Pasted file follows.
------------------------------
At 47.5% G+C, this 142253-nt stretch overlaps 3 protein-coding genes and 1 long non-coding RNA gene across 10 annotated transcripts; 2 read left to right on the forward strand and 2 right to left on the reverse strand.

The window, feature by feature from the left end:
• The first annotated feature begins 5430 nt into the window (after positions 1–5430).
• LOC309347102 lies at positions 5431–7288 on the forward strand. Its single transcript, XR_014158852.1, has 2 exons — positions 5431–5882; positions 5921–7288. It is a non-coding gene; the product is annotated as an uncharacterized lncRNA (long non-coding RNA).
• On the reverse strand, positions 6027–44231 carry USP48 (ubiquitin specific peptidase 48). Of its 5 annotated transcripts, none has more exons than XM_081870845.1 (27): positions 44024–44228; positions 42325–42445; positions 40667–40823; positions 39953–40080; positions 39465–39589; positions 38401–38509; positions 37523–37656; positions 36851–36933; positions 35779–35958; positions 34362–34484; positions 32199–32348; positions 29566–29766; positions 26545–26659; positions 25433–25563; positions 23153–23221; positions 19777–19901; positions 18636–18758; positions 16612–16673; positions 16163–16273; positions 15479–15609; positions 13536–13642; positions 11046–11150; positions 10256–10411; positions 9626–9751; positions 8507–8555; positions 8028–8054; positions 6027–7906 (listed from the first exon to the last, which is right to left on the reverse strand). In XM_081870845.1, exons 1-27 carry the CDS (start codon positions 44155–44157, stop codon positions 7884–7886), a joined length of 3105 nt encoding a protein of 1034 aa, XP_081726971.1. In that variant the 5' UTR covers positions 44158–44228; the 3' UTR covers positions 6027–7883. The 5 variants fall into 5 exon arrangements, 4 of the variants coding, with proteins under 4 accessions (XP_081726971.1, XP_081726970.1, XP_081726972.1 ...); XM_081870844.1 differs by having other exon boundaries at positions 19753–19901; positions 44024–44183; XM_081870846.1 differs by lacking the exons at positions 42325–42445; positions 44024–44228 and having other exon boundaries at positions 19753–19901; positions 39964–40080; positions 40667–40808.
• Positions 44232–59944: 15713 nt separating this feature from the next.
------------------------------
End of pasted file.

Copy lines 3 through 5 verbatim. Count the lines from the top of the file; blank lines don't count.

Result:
• The first annotated feature begins 5430 nt into the window (after positions 1–5430).
• LOC309347102 lies at positions 5431–7288 on the forward strand. Its single transcript, XR_014158852.1, has 2 exons — positions 5431–5882; positions 5921–7288. It is a non-coding gene; the product is annotated as an uncharacterized lncRNA (long non-coding RNA).
• On the reverse strand, positions 6027–44231 carry USP48 (ubiquitin specific peptidase 48). Of its 5 annotated transcripts, none has more exons than XM_081870845.1 (27): positions 44024–44228; positions 42325–42445; positions 40667–40823; positions 39953–40080; positions 39465–39589; positions 38401–38509; positions 37523–37656; positions 36851–36933; positions 35779–35958; positions 34362–34484; positions 32199–32348; positions 29566–29766; positions 26545–26659; positions 25433–25563; positions 23153–23221; positions 19777–19901; positions 18636–18758; positions 16612–16673; positions 16163–16273; positions 15479–15609; positions 13536–13642; positions 11046–11150; positions 10256–10411; positions 9626–9751; positions 8507–8555; positions 8028–8054; positions 6027–7906 (listed from the first exon to the last, which is right to left on the reverse strand). In XM_081870845.1, exons 1-27 carry the CDS (start codon positions 44155–44157, stop codon positions 7884–7886), a joined length of 3105 nt encoding a protein of 1034 aa, XP_081726971.1. In that variant the 5' UTR covers positions 44158–44228; the 3' UTR covers positions 6027–7883. The 5 variants fall into 5 exon arrangements, 4 of the variants coding, with proteins under 4 accessions (XP_081726971.1, XP_081726970.1, XP_081726972.1 ...); XM_081870844.1 differs by having other exon boundaries at positions 19753–19901; positions 44024–44183; XM_081870846.1 differs by lacking the exons at positions 42325–42445; positions 44024–44228 and having other exon boundaries at positions 19753–19901; positions 39964–40080; positions 40667–40808.